(d) If, after the meeting referred to in paragraph (c) of this section, the local board and the registrant are still unable to agree upon a type of civilian work which should be performed by the registrant in lieu of induction, the local board, with the approval of the Director of Selective Service, shall order the registrant to report for civilian work. * *
32 C.F.R. § 1660.20(a), (b) and (c) reads in pertinent part:
When a registrant in Class I-O has been found qualified for service in the Armed Forces after his armed forces physical examination * * * he shall within ten days after a Statement of Acceptability (DD Form No. 62) has been mailed to him by the local board * * * submit to the local board three types of civilian work contributing to the national health, safety, or interest as defined in section 1660.1, which he is qualified to do and which he offers to perform in lieu of induction into the Armed Forces. If the local board deems any of these types of work to be appropriate, it will order the registrant to perform such work, but such an order shall not be issued prior to the time that the registrant would have been ordered to report for induction if he had not been classified I-O, unless he has volunteered for such work.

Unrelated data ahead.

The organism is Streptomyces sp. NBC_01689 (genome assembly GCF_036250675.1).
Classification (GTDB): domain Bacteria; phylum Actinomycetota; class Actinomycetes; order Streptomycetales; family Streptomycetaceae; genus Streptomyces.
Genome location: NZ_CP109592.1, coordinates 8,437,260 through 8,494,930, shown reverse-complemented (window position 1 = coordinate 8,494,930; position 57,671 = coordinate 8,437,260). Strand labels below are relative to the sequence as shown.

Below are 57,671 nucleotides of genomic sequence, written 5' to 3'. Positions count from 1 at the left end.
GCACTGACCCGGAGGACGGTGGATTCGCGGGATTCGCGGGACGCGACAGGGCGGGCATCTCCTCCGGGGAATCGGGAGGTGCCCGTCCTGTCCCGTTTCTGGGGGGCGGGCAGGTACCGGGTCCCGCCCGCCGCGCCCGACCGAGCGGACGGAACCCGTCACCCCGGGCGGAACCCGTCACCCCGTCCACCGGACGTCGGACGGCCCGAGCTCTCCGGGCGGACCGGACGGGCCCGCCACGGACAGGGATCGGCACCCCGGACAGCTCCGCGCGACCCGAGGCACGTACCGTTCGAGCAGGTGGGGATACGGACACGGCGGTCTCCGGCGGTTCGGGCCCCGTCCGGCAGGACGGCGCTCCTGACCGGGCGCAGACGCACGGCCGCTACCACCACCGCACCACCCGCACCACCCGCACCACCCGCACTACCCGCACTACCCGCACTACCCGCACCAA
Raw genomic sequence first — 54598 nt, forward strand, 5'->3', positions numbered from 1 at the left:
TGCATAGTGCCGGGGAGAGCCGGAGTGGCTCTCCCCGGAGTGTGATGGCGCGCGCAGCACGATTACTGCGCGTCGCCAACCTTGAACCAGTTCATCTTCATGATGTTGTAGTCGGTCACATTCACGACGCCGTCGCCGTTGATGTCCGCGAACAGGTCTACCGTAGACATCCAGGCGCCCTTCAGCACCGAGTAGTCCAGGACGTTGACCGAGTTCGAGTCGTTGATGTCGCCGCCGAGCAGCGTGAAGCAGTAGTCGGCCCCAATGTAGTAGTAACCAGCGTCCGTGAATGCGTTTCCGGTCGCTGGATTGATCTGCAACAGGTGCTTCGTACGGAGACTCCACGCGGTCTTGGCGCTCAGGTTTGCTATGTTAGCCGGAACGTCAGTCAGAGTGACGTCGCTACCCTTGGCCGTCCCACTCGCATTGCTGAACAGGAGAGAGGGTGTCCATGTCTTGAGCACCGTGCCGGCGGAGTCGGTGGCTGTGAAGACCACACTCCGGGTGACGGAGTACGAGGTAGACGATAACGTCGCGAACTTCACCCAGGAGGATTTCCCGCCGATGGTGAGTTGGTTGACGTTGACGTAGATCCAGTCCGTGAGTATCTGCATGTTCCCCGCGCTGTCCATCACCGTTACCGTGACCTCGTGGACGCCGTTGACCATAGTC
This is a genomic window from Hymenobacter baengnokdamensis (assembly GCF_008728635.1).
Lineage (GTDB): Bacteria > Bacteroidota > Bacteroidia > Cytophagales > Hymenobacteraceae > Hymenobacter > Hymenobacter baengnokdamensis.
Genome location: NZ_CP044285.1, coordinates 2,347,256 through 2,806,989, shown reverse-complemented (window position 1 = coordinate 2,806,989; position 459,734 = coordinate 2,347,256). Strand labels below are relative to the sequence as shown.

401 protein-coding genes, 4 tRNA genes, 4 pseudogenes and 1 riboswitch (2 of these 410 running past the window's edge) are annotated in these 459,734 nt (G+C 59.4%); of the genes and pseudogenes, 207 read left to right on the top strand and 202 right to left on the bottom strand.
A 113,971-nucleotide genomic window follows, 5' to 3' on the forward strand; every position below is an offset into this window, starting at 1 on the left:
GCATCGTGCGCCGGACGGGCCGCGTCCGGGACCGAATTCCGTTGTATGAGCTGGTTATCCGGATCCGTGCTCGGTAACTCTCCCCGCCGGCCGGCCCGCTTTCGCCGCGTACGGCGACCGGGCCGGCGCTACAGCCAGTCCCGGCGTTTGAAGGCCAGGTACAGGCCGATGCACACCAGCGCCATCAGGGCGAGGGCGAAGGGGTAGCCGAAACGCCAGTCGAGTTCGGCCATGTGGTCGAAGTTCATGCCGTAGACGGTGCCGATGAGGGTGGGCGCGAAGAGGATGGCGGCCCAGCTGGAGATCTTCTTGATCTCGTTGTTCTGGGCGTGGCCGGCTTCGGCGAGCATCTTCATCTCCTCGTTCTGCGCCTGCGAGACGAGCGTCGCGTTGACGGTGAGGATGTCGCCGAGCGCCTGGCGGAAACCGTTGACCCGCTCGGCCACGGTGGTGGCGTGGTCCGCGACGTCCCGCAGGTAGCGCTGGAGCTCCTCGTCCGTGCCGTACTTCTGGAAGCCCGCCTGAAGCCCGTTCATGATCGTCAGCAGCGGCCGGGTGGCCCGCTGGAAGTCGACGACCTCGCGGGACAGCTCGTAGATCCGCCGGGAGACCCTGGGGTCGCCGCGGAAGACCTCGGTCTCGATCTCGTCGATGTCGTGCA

(b) If the registrant fails to submit to the local board types of work which he offers to perform, or if the local board finds that none of the types of work submitted by the registrant is appropriate, the local board shall submit to the registrant by letter three types of civilian work contributing to the national health, safety, or interest as defined in 1660.1 which it deems appropriate for the registrant to perform in lieu of induction. The registrant, within ten days after such letter is mailed to him by the local board, shall file with the board a statement that he offers to perform one of the types of work submitted by the board, or that he does not offer to perform any of such types of work * * *.
(c) If the local board and the registrant are unable to agree upon a type of civilian work which should be performed in lieu of induction, the State Director of Selective Service for the State in which the local board is located, or the representative of such State Director, appointed by him for the purpose, shall meet with the local board and the registrant and offer his assistance in reaching agreement.
Even in situations in which habeas corpus relief is improper, a district court, under 28 U.S.C. § 1651 may sometimes grant relief in the nature of a writ of error coram nobis to relieve clear error in a previously rendered conviction. United States v. Morgan, 346 U.S. 502, 74 S.Ct. 247, 98 L.Ed. 248 (1954); Mathis v. United States, 369 F.2d 43 (4th Cir. 1966)
A court of appeals is empowered to grant habeas relief in exceptional circumstances. Adams v. United States ex rel. McCann, 317 U.S. 269, 273-275, 63 S.Ct. 236, 87 L.Ed. 268 (1942). It follows a fortiori that in exceptional cases we can consider the merits of an appeal from relief granted pursuant to § 2255 regardless of whether that section was the appropriate procedural form by which to grant relief. Cf. Rini v. Katzenbach, 374 F.2d 836 (7th Cir. 1967); Gajewski v. United States, 368 F.2d 533 (8th Cir. 1966)